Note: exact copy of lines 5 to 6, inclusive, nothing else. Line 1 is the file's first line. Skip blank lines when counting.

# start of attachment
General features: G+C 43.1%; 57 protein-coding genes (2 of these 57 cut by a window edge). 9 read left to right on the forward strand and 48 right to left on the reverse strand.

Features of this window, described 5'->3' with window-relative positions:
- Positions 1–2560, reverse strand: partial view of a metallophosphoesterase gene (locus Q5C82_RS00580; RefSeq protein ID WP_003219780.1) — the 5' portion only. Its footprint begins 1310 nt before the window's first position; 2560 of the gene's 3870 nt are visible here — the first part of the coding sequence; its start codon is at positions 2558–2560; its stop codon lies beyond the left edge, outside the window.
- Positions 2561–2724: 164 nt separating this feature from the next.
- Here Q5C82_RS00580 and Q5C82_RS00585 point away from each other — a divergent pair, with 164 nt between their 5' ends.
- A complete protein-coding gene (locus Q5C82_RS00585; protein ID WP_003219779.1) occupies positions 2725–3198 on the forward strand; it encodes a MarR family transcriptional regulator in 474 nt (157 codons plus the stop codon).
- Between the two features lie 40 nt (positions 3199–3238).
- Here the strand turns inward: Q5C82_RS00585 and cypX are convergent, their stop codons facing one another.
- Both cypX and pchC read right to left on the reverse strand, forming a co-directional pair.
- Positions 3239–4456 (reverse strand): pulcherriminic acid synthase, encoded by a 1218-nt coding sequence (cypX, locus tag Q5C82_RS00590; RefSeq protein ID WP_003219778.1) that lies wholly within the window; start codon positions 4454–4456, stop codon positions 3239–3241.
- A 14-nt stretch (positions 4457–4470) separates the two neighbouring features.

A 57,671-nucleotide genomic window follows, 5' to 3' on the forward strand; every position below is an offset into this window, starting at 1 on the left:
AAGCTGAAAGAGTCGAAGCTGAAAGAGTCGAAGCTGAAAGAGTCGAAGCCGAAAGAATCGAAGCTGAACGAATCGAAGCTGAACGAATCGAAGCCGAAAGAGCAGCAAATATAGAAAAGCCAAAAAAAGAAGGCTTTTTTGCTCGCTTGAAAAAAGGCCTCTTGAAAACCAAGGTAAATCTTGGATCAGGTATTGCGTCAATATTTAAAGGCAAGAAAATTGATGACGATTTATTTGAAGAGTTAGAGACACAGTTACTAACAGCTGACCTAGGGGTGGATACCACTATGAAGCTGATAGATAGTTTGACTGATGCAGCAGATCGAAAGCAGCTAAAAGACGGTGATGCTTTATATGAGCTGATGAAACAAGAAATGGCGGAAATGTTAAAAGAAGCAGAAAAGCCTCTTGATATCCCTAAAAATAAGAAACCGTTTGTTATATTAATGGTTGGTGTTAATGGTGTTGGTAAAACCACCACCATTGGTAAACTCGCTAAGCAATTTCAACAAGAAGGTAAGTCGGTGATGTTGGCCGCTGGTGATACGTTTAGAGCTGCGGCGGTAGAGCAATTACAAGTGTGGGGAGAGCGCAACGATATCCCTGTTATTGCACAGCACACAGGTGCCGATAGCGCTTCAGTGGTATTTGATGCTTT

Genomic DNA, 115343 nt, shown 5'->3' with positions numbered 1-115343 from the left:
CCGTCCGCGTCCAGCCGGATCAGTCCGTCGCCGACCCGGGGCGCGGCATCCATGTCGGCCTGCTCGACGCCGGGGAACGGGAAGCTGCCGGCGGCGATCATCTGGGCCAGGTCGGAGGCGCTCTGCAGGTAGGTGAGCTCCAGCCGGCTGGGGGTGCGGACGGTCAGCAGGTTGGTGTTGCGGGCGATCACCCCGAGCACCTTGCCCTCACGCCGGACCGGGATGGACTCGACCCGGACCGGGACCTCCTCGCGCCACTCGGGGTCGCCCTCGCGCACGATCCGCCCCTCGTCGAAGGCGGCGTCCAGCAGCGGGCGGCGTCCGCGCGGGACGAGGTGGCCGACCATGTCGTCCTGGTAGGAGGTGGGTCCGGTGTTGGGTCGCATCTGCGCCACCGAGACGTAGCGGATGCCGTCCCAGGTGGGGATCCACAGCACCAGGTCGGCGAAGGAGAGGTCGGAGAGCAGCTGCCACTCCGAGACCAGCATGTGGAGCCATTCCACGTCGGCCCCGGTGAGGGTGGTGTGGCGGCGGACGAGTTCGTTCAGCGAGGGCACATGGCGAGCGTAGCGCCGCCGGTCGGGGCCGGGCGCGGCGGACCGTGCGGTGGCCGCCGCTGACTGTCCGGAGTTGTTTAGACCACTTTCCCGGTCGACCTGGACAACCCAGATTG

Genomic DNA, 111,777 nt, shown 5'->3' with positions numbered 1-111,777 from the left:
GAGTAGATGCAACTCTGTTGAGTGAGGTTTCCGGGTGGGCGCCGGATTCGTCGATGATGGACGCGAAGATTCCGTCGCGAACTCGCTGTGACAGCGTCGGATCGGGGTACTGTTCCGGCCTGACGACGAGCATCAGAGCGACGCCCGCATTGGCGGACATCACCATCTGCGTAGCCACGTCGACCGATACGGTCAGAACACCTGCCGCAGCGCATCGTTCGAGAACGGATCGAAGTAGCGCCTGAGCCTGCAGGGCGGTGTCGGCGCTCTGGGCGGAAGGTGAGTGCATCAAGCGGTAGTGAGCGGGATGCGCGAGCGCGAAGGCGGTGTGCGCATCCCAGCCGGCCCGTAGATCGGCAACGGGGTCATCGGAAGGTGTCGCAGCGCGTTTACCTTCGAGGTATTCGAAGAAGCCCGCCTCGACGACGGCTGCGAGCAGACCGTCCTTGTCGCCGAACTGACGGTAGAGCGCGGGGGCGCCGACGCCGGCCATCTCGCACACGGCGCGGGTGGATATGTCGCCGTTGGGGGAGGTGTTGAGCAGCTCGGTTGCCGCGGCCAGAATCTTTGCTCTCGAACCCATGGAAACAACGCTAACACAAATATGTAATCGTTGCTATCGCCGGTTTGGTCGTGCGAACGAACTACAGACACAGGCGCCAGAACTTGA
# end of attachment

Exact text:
- Here Q5C82_RS00580 and Q5C82_RS00585 point away from each other — a divergent pair, with 164 nt between their 5' ends.
- A complete protein-coding gene (locus Q5C82_RS00585; protein ID WP_003219779.1) occupies positions 2725–3198 on the forward strand; it encodes a MarR family transcriptional regulator in 474 nt (157 codons plus the stop codon).